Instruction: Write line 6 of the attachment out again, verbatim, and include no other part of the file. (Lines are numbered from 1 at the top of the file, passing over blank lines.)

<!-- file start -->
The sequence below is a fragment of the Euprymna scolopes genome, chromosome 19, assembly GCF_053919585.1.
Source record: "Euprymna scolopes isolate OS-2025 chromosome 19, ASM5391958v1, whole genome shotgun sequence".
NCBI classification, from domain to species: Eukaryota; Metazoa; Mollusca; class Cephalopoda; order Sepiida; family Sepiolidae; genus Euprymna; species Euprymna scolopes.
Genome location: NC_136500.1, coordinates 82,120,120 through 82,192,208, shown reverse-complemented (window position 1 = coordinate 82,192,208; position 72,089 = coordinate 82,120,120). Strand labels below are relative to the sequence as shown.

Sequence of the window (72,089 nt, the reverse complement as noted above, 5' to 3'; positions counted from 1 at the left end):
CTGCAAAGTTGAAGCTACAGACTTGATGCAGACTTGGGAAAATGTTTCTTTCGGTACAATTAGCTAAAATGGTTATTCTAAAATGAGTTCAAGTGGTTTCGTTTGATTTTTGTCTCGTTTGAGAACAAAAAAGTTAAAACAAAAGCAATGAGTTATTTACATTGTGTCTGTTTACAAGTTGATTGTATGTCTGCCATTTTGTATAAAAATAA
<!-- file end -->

CTGCAAAGTTGAAGCTACAGACTTGATGCAGACTTGGGAAAATGTTTCTTTCGGTACAATTAGCTAAAATGGTTATTCTAAAATGAGTTCAAGTGGTTTCGTTTGATTTTTGTCTCGTTTGAGAACAAAAAAGTTAAAACAAAAGCAATGAGTTATTTACATTGTGTCTGTTTACAAGTTGATTGTATGTCTGCCATTTTGTATAAAAATAA